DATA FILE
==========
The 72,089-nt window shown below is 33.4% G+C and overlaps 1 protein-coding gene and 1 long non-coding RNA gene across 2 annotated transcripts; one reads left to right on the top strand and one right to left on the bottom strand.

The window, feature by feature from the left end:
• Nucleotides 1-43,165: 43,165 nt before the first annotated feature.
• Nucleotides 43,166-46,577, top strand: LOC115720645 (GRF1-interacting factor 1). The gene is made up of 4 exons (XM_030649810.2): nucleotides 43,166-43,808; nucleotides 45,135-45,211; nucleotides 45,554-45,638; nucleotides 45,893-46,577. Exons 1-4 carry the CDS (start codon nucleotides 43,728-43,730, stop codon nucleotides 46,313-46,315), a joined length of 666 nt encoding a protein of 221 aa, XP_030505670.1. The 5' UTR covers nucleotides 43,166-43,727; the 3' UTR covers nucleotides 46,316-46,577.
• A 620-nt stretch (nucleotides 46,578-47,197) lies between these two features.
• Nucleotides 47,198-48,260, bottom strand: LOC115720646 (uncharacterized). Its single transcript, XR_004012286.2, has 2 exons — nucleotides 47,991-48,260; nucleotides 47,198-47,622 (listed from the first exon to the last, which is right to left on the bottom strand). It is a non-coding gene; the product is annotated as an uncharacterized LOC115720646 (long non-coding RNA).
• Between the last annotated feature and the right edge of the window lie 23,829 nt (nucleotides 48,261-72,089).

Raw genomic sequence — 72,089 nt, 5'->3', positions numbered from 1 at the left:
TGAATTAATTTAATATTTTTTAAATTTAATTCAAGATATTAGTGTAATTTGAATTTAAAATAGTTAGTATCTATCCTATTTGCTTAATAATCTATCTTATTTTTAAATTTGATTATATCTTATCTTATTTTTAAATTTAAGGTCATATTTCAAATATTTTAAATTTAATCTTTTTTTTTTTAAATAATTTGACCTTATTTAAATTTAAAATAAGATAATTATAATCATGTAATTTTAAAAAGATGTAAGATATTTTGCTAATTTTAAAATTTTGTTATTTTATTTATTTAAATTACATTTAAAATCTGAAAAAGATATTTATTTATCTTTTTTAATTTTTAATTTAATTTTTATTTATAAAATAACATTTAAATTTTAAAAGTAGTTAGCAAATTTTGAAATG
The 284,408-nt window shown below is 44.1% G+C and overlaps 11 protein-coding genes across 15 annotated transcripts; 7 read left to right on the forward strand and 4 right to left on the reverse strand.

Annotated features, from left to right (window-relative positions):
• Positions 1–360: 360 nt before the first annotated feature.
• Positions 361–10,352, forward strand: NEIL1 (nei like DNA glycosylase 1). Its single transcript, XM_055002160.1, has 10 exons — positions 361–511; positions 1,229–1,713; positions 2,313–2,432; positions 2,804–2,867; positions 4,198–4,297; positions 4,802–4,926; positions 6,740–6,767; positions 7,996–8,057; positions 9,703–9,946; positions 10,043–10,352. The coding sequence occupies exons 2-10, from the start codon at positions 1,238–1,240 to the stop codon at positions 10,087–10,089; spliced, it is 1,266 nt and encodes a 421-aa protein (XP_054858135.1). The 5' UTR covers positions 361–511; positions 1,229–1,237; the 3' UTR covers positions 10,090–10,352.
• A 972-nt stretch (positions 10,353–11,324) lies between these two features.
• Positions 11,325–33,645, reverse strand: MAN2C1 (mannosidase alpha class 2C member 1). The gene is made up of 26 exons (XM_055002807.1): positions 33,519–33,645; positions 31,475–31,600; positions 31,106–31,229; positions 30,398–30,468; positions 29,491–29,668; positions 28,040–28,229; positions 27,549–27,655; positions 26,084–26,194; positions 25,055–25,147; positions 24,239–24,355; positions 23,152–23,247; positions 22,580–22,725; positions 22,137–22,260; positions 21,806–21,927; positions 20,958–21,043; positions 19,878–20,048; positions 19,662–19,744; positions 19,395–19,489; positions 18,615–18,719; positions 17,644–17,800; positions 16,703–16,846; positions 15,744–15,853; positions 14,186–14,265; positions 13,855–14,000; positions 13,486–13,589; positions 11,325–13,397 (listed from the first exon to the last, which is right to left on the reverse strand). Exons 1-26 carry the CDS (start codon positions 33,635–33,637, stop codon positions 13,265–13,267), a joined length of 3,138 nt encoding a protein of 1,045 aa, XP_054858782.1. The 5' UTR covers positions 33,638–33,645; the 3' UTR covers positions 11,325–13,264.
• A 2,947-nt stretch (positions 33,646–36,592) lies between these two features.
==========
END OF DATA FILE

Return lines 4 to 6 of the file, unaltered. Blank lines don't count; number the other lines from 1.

• Nucleotides 43,166-46,577, top strand: LOC115720645 (GRF1-interacting factor 1). The gene is made up of 4 exons (XM_030649810.2): nucleotides 43,166-43,808; nucleotides 45,135-45,211; nucleotides 45,554-45,638; nucleotides 45,893-46,577. Exons 1-4 carry the CDS (start codon nucleotides 43,728-43,730, stop codon nucleotides 46,313-46,315), a joined length of 666 nt encoding a protein of 221 aa, XP_030505670.1. The 5' UTR covers nucleotides 43,166-43,727; the 3' UTR covers nucleotides 46,316-46,577.
• A 620-nt stretch (nucleotides 46,578-47,197) lies between these two features.
• Nucleotides 47,198-48,260, bottom strand: LOC115720646 (uncharacterized). Its single transcript, XR_004012286.2, has 2 exons — nucleotides 47,991-48,260; nucleotides 47,198-47,622 (listed from the first exon to the last, which is right to left on the bottom strand). It is a non-coding gene; the product is annotated as an uncharacterized LOC115720646 (long non-coding RNA).